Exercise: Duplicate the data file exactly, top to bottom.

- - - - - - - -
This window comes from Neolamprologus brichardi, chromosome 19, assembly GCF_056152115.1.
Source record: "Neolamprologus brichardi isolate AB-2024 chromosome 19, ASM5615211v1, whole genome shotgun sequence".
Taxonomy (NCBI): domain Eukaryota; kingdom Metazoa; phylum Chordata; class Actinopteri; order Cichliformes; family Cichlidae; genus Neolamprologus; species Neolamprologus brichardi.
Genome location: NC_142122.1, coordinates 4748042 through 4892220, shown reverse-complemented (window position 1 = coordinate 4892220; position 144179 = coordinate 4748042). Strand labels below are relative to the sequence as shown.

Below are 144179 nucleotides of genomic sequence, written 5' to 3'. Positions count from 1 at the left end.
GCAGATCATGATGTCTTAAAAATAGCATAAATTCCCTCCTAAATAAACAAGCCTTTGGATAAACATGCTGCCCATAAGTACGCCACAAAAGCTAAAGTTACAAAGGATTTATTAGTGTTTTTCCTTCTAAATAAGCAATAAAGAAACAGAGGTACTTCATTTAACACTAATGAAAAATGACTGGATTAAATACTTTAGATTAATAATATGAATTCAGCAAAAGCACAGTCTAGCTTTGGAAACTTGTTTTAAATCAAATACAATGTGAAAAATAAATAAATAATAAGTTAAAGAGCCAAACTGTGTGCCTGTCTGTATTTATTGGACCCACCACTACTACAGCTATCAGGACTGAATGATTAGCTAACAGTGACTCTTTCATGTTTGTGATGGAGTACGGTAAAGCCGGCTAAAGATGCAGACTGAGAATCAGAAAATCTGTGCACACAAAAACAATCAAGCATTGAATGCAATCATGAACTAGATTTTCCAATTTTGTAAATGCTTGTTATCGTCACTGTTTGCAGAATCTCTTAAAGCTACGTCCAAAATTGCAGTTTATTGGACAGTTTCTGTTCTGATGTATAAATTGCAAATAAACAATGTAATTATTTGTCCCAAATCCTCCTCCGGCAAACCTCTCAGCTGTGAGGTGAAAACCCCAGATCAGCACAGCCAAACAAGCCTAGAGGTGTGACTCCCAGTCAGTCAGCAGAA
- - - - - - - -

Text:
This window comes from Neolamprologus brichardi, chromosome 19, assembly GCF_056152115.1.
Source record: "Neolamprologus brichardi isolate AB-2024 chromosome 19, ASM5615211v1, whole genome shotgun sequence".
Taxonomy (NCBI): domain Eukaryota; kingdom Metazoa; phylum Chordata; class Actinopteri; order Cichliformes; family Cichlidae; genus Neolamprologus; species Neolamprologus brichardi.
Genome location: NC_142122.1, coordinates 4748042 through 4892220, shown reverse-complemented (window position 1 = coordinate 4892220; position 144179 = coordinate 4748042). Strand labels below are relative to the sequence as shown.

Below are 144179 nucleotides of genomic sequence, written 5' to 3'. Positions count from 1 at the left end.
GCAGATCATGATGTCTTAAAAATAGCATAAATTCCCTCCTAAATAAACAAGCCTTTGGATAAACATGCTGCCCATAAGTACGCCACAAAAGCTAAAGTTACAAAGGATTTATTAGTGTTTTTCCTTCTAAATAAGCAATAAAGAAACAGAGGTACTTCATTTAACACTAATGAAAAATGACTGGATTAAATACTTTAGATTAATAATATGAATTCAGCAAAAGCACAGTCTAGCTTTGGAAACTTGTTTTAAATCAAATACAATGTGAAAAATAAATAAATAATAAGTTAAAGAGCCAAACTGTGTGCCTGTCTGTATTTATTGGACCCACCACTACTACAGCTATCAGGACTGAATGATTAGCTAACAGTGACTCTTTCATGTTTGTGATGGAGTACGGTAAAGCCGGCTAAAGATGCAGACTGAGAATCAGAAAATCTGTGCACACAAAAACAATCAAGCATTGAATGCAATCATGAACTAGATTTTCCAATTTTGTAAATGCTTGTTATCGTCACTGTTTGCAGAATCTCTTAAAGCTACGTCCAAAATTGCAGTTTATTGGACAGTTTCTGTTCTGATGTATAAATTGCAAATAAACAATGTAATTATTTGTCCCAAATCCTCCTCCGGCAAACCTCTCAGCTGTGAGGTGAAAACCCCAGATCAGCACAGCCAAACAAGCCTAGAGGTGTGACTCCCAGTCAGTCAGCAGAA